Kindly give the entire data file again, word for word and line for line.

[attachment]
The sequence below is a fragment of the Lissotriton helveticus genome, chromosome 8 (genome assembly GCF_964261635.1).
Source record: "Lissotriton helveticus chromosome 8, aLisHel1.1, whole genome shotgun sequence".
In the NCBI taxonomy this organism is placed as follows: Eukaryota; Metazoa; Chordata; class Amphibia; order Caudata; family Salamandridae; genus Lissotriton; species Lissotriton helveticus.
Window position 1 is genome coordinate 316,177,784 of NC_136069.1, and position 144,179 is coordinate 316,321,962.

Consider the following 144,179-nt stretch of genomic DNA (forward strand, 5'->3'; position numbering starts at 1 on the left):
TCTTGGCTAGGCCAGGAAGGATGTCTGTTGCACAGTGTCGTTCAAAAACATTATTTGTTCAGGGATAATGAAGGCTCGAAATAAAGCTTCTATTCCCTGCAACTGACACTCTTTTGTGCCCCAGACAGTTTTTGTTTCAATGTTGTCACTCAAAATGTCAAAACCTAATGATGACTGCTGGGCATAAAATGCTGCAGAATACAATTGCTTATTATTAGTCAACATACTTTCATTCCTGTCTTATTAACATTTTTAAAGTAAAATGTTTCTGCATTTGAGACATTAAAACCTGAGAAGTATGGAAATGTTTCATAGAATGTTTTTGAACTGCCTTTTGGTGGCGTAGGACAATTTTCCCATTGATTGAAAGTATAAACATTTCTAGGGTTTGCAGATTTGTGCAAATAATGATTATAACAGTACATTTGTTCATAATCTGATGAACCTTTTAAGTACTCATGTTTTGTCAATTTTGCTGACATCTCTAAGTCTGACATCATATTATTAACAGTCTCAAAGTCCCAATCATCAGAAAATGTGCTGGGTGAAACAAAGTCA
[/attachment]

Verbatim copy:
The sequence below is a fragment of the Lissotriton helveticus genome, chromosome 8 (genome assembly GCF_964261635.1).
Source record: "Lissotriton helveticus chromosome 8, aLisHel1.1, whole genome shotgun sequence".
In the NCBI taxonomy this organism is placed as follows: Eukaryota; Metazoa; Chordata; class Amphibia; order Caudata; family Salamandridae; genus Lissotriton; species Lissotriton helveticus.
Window position 1 is genome coordinate 316,177,784 of NC_136069.1, and position 144,179 is coordinate 316,321,962.

Consider the following 144,179-nt stretch of genomic DNA (forward strand, 5'->3'; position numbering starts at 1 on the left):
TCTTGGCTAGGCCAGGAAGGATGTCTGTTGCACAGTGTCGTTCAAAAACATTATTTGTTCAGGGATAATGAAGGCTCGAAATAAAGCTTCTATTCCCTGCAACTGACACTCTTTTGTGCCCCAGACAGTTTTTGTTTCAATGTTGTCACTCAAAATGTCAAAACCTAATGATGACTGCTGGGCATAAAATGCTGCAGAATACAATTGCTTATTATTAGTCAACATACTTTCATTCCTGTCTTATTAACATTTTTAAAGTAAAATGTTTCTGCATTTGAGACATTAAAACCTGAGAAGTATGGAAATGTTTCATAGAATGTTTTTGAACTGCCTTTTGGTGGCGTAGGACAATTTTCCCATTGATTGAAAGTATAAACATTTCTAGGGTTTGCAGATTTGTGCAAATAATGATTATAACAGTACATTTGTTCATAATCTGATGAACCTTTTAAGTACTCATGTTTTGTCAATTTTGCTGACATCTCTAAGTCTGACATCATATTATTAACAGTCTCAAAGTCCCAATCATCAGAAAATGTGCTGGGTGAAACAAAGTCA